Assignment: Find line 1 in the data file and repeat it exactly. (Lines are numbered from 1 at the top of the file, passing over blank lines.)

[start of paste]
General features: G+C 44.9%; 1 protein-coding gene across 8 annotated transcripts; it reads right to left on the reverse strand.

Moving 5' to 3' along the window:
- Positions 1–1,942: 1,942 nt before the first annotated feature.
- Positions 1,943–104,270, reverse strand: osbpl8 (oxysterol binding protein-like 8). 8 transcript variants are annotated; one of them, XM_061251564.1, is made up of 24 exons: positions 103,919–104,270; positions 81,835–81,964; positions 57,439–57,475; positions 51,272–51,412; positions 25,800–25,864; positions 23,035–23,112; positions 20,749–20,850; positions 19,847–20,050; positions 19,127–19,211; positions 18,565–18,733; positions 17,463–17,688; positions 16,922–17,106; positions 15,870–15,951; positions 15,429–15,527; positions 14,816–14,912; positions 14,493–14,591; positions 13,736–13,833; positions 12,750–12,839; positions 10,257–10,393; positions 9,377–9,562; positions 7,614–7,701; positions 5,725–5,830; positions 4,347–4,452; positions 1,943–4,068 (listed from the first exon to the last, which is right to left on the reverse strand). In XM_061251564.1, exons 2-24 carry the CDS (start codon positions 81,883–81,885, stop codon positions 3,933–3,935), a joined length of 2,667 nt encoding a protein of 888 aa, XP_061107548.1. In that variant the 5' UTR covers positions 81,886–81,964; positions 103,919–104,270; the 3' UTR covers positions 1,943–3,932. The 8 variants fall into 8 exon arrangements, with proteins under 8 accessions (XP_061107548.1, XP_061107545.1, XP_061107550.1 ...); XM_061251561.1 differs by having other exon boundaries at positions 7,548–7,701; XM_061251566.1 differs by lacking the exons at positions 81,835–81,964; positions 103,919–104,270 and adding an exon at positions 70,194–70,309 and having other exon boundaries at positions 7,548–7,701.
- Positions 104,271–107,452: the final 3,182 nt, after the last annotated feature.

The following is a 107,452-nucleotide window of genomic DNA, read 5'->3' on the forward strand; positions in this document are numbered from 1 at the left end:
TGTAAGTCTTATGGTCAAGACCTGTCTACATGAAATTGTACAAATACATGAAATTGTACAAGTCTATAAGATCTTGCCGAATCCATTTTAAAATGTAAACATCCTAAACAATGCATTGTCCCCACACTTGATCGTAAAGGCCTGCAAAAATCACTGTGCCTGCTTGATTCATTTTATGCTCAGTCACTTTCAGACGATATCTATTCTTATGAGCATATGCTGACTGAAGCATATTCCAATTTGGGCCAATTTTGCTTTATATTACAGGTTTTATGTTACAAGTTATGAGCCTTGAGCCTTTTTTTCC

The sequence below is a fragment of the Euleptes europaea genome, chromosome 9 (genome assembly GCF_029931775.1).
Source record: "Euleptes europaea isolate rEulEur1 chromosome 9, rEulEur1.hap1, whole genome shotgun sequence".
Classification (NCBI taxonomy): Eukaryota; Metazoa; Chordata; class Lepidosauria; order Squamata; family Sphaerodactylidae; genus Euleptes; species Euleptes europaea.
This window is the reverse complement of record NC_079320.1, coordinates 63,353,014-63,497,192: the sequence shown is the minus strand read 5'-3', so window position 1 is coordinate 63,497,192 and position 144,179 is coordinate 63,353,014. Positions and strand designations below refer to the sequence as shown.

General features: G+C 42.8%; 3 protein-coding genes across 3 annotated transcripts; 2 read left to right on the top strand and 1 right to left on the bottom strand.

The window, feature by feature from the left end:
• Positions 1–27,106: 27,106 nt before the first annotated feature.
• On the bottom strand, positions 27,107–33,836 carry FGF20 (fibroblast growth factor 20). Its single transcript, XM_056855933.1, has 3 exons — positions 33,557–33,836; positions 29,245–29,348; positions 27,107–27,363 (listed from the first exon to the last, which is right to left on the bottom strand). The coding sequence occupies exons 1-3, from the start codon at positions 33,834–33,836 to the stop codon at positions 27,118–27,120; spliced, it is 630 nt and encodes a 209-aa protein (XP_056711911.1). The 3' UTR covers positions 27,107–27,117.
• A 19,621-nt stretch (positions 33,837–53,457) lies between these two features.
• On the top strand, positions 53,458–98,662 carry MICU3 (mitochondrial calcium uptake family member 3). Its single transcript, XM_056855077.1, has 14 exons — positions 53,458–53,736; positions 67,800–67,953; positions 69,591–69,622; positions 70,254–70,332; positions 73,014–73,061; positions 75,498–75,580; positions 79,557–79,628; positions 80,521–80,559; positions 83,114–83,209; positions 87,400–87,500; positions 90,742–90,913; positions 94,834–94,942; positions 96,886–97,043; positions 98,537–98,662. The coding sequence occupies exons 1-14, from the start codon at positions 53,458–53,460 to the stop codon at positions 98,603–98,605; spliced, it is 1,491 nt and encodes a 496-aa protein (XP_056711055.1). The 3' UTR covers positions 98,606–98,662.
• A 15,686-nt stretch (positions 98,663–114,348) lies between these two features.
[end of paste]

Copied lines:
General features: G+C 44.9%; 1 protein-coding gene across 8 annotated transcripts; it reads right to left on the reverse strand.